Organic Dried Fruits and Veg!
Published: June 8, 2021
Orgavilla is a shop selling a veritable cornucopia of organic dried fruit and vegetables, fresh fruit and veg, jams, smoothies, and much more. On a recent sunny afternoon, I dropped in for a chat with the owners, Mrs. Kyoko Fujimori and her husband Takayuki.
Located on a quiet side street just two minutes’ from Monzen-nakacho station, Orgavilla opened for business in 2019, although the Fujimoris have been involved in organic farming for much longer.
“Orgavilla is a compound word made from organic and village,” explained the spry and dapper Mr. Fujimori. “Basically we work to bring together organic farmers all across Japan, young people interested in farming, and consumers of organic produce. We’re affiliated with the Ministry of Agriculture, Fisheries and Forestry as advisors in the Shizuoka Prefecture area of Kawazu, at Baa Chan Nojo (Granny’s Farm), an organic farm.”
Besides running Orgavilla, both Mr and Mrs Fujimori are architects with a first-class licence, members of organic farming research groups, and are involved in elementary school children enjoying visits to working farms. Busy! And they make the dried fruits themselves, using specialist equipment in the back of the shop. “We dry the fruit at 48°C,” explained Mr. Fujimori. “Drying at that temperature retains the colour but doesn’t diminish the flavour.”
“We make around 200 different items throughout the year,” said Mrs. Fujimori. “Some are available all year, but many are seasonal. Our most popular items are dried apples, such as the Shinano Sweet or Sun Fuji from Nagano Prefecture.”
The Shikoku island prefecture of Ehime is noted for its range and quality of citrus fruits. The dried Ehime natsumi, a variety of orange on the right here, was a fantastically fruity mouth-burst of orange goodness, way stronger and more concentrated than I’d expected. The watermelon in the centre and the turnip on the left were very nice too.
Blood oranges from the Ehime island of Uwajima of the tarocco and moro variety are sold at Orgavilla, both fresh and dried. The darker moro variety owes its distinctive colour to anthocyanins, natural pigments that act as antioxidants. Again, the flavour is incredibly concentrated.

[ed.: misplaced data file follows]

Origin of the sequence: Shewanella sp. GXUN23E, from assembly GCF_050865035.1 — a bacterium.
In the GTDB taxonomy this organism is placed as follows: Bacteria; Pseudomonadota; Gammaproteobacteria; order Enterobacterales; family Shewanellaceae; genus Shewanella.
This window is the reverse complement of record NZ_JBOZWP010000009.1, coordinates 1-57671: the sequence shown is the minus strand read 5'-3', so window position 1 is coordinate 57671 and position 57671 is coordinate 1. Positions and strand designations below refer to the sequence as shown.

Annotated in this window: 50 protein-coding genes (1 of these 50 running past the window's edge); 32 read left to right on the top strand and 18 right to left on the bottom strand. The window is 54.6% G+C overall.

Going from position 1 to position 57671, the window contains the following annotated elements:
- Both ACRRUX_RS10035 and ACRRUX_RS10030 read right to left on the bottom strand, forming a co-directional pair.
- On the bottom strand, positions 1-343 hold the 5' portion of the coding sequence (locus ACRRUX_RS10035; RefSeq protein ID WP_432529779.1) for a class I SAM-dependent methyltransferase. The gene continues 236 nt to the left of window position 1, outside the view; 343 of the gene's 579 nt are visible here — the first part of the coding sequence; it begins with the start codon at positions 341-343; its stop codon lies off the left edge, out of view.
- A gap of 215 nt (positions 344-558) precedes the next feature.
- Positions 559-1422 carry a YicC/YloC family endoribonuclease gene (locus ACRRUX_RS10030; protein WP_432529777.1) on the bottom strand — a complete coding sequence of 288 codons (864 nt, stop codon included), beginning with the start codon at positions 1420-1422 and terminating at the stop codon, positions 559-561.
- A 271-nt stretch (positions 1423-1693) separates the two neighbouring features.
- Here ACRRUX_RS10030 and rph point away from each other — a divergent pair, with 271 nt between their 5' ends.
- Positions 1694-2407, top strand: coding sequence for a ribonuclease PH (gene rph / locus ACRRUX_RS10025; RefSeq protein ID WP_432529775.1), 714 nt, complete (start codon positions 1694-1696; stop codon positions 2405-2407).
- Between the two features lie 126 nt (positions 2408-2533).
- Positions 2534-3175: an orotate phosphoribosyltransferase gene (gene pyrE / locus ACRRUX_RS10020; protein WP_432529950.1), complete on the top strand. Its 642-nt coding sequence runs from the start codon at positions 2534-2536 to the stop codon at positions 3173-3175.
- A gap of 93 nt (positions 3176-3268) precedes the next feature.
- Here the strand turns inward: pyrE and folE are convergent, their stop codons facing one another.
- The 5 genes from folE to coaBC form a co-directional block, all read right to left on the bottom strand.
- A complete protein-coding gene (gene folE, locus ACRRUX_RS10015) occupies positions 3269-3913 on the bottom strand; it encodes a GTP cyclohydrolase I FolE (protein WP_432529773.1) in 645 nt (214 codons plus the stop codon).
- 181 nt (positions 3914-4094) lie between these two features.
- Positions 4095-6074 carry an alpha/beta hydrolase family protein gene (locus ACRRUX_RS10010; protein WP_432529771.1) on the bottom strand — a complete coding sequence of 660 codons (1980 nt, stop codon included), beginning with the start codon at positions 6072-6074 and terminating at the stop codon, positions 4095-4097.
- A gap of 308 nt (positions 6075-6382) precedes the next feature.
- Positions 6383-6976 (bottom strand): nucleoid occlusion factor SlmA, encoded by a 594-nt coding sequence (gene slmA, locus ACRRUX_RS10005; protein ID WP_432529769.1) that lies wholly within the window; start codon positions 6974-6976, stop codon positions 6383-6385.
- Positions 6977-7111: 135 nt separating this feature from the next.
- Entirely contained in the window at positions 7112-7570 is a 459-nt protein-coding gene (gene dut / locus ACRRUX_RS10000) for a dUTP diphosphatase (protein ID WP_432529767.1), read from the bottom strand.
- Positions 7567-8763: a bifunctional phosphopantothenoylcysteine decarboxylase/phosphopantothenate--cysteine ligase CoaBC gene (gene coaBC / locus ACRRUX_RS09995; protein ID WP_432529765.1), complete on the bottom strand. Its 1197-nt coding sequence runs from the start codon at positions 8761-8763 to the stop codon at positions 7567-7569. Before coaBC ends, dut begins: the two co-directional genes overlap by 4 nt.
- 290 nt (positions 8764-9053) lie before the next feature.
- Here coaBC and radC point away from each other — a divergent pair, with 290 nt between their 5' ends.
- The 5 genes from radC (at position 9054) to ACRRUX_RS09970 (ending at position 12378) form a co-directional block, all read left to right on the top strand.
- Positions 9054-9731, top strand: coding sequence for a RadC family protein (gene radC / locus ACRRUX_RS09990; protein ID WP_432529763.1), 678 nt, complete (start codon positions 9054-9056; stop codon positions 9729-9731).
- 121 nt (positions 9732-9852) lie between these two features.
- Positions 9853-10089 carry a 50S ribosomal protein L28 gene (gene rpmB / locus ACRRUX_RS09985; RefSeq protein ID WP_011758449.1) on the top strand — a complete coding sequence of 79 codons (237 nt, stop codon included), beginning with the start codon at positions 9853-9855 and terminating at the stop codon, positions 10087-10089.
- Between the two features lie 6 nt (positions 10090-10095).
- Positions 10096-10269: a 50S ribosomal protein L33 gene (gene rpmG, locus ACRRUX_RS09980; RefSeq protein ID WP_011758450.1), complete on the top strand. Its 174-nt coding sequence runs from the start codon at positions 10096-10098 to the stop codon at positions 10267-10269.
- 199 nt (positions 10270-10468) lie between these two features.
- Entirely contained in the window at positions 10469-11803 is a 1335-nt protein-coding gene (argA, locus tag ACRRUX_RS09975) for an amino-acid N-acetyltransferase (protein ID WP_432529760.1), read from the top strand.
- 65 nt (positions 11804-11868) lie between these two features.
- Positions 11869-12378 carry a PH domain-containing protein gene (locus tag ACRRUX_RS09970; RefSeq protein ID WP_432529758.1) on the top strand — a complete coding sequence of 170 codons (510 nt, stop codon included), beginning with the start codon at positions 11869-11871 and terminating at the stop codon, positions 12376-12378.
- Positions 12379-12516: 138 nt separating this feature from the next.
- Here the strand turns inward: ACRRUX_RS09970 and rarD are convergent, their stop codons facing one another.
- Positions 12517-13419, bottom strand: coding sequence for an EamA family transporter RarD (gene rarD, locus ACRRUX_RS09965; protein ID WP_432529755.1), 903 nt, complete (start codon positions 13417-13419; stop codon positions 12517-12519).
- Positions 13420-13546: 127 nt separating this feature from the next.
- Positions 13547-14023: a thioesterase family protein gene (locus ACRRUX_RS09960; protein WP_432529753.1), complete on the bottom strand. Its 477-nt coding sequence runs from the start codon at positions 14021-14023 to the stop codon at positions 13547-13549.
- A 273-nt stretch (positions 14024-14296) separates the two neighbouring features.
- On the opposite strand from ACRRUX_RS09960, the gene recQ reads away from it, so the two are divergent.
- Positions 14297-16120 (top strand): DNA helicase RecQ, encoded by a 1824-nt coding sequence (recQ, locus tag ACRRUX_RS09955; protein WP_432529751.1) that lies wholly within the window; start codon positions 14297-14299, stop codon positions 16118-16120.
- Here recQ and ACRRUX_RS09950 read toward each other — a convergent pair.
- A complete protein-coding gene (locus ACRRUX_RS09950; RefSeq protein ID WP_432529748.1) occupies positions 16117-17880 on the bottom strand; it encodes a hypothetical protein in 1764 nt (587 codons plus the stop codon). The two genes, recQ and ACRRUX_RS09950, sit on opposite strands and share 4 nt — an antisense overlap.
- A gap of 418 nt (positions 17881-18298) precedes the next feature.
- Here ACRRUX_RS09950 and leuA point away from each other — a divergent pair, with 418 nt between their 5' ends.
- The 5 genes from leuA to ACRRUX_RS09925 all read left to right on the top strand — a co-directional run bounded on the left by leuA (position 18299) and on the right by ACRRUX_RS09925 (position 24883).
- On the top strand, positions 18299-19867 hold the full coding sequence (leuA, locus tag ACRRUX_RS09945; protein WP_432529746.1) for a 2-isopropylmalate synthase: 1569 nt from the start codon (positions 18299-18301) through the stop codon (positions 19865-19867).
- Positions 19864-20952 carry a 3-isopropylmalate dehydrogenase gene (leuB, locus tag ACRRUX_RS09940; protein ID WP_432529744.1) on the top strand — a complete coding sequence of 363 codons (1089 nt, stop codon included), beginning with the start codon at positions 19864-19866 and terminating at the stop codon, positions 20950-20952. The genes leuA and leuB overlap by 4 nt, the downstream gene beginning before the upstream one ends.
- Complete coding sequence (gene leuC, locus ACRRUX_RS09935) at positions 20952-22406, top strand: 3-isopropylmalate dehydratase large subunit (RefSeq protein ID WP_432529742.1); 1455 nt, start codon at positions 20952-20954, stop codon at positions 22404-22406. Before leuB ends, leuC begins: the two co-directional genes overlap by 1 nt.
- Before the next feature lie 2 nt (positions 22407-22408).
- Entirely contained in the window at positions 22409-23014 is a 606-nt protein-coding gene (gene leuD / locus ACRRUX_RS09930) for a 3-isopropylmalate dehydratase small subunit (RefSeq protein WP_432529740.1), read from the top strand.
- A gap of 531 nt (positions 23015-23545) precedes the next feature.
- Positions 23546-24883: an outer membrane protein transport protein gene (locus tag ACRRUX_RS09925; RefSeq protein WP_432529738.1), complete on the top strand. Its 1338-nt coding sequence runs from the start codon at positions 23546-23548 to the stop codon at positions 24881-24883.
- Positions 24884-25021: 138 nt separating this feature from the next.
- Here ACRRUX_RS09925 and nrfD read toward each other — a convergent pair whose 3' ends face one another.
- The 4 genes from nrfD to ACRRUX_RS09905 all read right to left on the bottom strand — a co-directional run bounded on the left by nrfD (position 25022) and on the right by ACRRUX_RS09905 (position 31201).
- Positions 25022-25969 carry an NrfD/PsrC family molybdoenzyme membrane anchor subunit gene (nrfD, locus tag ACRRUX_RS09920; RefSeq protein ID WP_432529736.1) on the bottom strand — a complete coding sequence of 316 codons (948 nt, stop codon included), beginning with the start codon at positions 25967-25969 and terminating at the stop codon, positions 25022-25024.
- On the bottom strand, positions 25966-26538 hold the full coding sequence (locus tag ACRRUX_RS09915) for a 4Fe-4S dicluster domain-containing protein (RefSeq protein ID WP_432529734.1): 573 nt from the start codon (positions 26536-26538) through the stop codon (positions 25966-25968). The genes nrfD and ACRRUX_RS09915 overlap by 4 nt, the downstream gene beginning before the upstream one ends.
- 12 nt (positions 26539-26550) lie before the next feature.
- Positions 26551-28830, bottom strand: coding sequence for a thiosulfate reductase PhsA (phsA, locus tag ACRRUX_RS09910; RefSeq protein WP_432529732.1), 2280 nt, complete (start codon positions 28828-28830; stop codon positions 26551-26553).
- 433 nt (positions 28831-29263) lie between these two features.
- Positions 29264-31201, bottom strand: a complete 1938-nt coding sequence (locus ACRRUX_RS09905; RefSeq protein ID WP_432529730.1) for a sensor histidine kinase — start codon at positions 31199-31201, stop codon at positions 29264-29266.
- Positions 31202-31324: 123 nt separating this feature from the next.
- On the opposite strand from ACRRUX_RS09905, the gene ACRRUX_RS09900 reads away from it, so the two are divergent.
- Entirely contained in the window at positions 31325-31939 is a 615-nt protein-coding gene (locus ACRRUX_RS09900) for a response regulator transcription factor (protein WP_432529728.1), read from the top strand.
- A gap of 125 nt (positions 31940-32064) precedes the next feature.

These ogonkan yellow tangerines (mikan) from Shizuoka were also very nice. There are many ways to enjoy dried fruit, but putting the citrus fruits in a summer sangria has to be the best. Cheers!
It’s not only fruit that gets the drying treatment at Orgaville; dried vegetables are also available. On the left here is a selection of vegetables commonly used to make miso soup; carrots, burdock root, negi onions, Japanese mustard spinach (komatsuna), daikon radish, buna mushrooms, and nameko mushrooms. All organic, sourced from Chiba and Nagano prefectures. In the middle are ostrich ferns (kogomi), one of the popular edible wild plants range (sansai), with dried coriander (pakuchi) on the right.
I was very taken by the dried ginger, which was intensely flavoured to say the least. Mrs. Fujimori recommended it be chopped up in some shochu or in cooking.
These dried Jerusalem artichokes (chiku imo) are neither artichokes nor from Jerusalem; in fact they’re the roots of a species of sunflower native to North America. Quite rare in the dried form in Japan, they’re high in iron and potassium. Mr. Fujimori recommends them for constipation! “A TV crew came to film a segment for a healthy eating programme. After the filming the crew bought all our stock,” he said laughing. They have a pleasantly nutty taste. Orgavilla sells two varieties, regular Jerusalem artichokes on the right and the larger France variety on the left. The France variety tubers are purple in colour and its cultivation has increased recently in Japan.
Watermelon smoothies are available for 450 yen. Tasty and extremely refreshing, they’re perfect for the impending Tokyo summer.
Orgavilla also offers a variety of fresh organic fruit and vegetables.
Prices are very reasonable, especially if you buy in bulk. One item costs 420 yen, with five for 1,970 or ten for 3,790 yen.
Mrs. and Mrs Fujimori are very busy, frequently attending organic food markets such as the weekend one at Citabria in Toyosu, or the Saintclair marché in Ochanomizu. Their monthly schedule is posted on the Instagram page below, so please check before visiting the shop; customers can also peruse and order from the online shop. The dried fruits and veg are both extremely tasty and healthful, while Mr. and Mrs Fujimori’s passion for their work shines through. Vegetarian, vegan or just health conscious, everyone can enjoy a visit to Orgavilla.
Story and Photos by Stephen Spencer